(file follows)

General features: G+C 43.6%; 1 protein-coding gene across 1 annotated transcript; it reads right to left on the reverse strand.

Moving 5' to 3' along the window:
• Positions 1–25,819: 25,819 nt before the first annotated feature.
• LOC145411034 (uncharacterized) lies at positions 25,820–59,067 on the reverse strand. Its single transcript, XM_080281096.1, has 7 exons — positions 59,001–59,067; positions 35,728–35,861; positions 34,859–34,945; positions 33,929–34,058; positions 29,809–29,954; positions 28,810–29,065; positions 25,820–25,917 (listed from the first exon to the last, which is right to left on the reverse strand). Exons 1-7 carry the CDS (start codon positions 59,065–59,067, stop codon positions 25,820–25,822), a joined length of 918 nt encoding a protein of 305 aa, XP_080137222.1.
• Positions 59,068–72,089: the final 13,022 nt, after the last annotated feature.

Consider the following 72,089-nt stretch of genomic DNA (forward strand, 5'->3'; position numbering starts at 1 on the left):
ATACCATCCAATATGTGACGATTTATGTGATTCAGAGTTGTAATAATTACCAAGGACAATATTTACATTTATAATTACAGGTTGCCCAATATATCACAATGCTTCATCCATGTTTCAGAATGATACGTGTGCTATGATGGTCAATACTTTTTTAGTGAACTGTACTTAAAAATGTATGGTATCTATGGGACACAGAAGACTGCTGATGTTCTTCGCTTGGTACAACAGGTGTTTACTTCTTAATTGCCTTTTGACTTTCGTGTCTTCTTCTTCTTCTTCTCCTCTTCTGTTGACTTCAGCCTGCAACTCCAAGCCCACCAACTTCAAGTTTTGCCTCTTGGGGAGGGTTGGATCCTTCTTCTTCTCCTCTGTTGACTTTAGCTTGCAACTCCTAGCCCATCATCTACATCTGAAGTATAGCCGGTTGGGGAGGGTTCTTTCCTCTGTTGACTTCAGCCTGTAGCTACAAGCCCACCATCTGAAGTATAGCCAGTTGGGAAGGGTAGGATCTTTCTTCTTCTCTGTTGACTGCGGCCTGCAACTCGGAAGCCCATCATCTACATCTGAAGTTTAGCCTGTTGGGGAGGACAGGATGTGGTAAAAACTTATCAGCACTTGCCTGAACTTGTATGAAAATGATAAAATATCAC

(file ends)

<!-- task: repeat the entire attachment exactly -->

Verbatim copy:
General features: G+C 43.6%; 1 protein-coding gene across 1 annotated transcript; it reads right to left on the reverse strand.

Moving 5' to 3' along the window:
• Positions 1–25,819: 25,819 nt before the first annotated feature.
• LOC145411034 (uncharacterized) lies at positions 25,820–59,067 on the reverse strand. Its single transcript, XM_080281096.1, has 7 exons — positions 59,001–59,067; positions 35,728–35,861; positions 34,859–34,945; positions 33,929–34,058; positions 29,809–29,954; positions 28,810–29,065; positions 25,820–25,917 (listed from the first exon to the last, which is right to left on the reverse strand). Exons 1-7 carry the CDS (start codon positions 59,065–59,067, stop codon positions 25,820–25,822), a joined length of 918 nt encoding a protein of 305 aa, XP_080137222.1.
• Positions 59,068–72,089: the final 13,022 nt, after the last annotated feature.

Consider the following 72,089-nt stretch of genomic DNA (forward strand, 5'->3'; position numbering starts at 1 on the left):
ATACCATCCAATATGTGACGATTTATGTGATTCAGAGTTGTAATAATTACCAAGGACAATATTTACATTTATAATTACAGGTTGCCCAATATATCACAATGCTTCATCCATGTTTCAGAATGATACGTGTGCTATGATGGTCAATACTTTTTTAGTGAACTGTACTTAAAAATGTATGGTATCTATGGGACACAGAAGACTGCTGATGTTCTTCGCTTGGTACAACAGGTGTTTACTTCTTAATTGCCTTTTGACTTTCGTGTCTTCTTCTTCTTCTTCTCCTCTTCTGTTGACTTCAGCCTGCAACTCCAAGCCCACCAACTTCAAGTTTTGCCTCTTGGGGAGGGTTGGATCCTTCTTCTTCTCCTCTGTTGACTTTAGCTTGCAACTCCTAGCCCATCATCTACATCTGAAGTATAGCCGGTTGGGGAGGGTTCTTTCCTCTGTTGACTTCAGCCTGTAGCTACAAGCCCACCATCTGAAGTATAGCCAGTTGGGAAGGGTAGGATCTTTCTTCTTCTCTGTTGACTGCGGCCTGCAACTCGGAAGCCCATCATCTACATCTGAAGTTTAGCCTGTTGGGGAGGACAGGATGTGGTAAAAACTTATCAGCACTTGCCTGAACTTGTATGAAAATGATAAAATATCAC